Rhea is one of the most heavily cratered satellites in the solar system. It also displays bright, wispy markings. Of the two main types of terrain present, one contains craters up to and exceeding 40 km (25 miles) in diameter; the other, in parts of the polar and equatorial regions, has no craters larger than 40 km. This suggests that a major resurfacing event took place early in the moon's geological history.
The leading hemisphere of Rhea is heavily cratered and uniformly bright. As on Callisto, the craters lack the high relief features seen on the Moon and Mercury. The trailing hemisphere displays a network of bright swaths on a dark background and few visible craters. It had been thought that these bright swaths might consist of material thrown out of ice volcanoes in Rhea's ancient past when the moon still had a liquid interior. However, recent observations of Dione, which has an even darker trailing hemisphere and similar but more prominent bright streaks, have shown that the streaks are ice cliffs, and it seems reasonable to assume that this is also the case on Rhea.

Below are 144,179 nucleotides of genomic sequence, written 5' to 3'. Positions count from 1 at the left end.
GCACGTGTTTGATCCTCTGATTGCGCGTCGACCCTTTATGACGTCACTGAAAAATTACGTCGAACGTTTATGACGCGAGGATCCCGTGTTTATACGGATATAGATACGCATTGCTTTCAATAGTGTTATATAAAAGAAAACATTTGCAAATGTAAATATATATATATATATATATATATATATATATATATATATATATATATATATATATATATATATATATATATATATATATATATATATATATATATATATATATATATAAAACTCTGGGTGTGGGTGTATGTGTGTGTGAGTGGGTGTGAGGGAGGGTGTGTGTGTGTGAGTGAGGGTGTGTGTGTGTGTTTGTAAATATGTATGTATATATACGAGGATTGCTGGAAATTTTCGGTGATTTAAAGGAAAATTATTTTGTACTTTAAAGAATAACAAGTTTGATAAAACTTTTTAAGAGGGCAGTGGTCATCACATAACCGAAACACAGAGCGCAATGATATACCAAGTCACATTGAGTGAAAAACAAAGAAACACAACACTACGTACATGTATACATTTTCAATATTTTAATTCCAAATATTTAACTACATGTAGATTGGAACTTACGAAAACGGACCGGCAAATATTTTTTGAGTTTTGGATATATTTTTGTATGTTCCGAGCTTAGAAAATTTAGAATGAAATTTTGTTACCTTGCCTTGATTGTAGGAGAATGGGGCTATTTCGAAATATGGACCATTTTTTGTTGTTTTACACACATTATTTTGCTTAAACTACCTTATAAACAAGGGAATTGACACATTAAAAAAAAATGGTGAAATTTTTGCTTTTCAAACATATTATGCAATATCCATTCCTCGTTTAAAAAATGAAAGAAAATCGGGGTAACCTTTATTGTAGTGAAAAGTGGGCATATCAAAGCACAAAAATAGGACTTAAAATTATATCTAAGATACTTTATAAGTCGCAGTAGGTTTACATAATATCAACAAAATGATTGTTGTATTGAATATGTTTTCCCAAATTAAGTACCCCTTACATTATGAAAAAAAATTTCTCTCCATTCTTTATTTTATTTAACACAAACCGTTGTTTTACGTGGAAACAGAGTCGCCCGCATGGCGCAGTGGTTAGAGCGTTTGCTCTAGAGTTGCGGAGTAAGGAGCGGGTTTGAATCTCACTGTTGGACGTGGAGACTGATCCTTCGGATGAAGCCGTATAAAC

Rings around Rhea?
The apparent debris disk measures several thousand miles from end to end. The particles that make up the disk and any embedded rings probably range from the size of small pebbles to boulders. An additional dust cloud may extend up to 5,900 km (3,000 miles) from the moon's center, almost eight times the radius of Rhea.
Since the discovery, Cassini scientists have carried out numerical simulations to determine if Rhea can maintain rings. The models show that Rhea's gravity field, in combination with its orbit around Saturn, could allow rings that form to remain in place for a very long time. The discovery was a result of a Cassini close flyby of Rhea in November 2005, when instruments on the spacecraft observed the environment around the moon.
One possible explanation for these rings is that they are remnants from an asteroid or comet collision in Rhea's distant past. Such a collision may have pitched large quantities of gas and solid particles around Rhea. Once the gas dissipated, all that remained were the ring particles. Other moons of Saturn, such as Mimas, show evidence of a catastrophic collision that almost tore the moon apart.
Related entries Saturn, moons
mythology of Rhea (Encyclopedia of History)
Related category PLANETS AND MOONS
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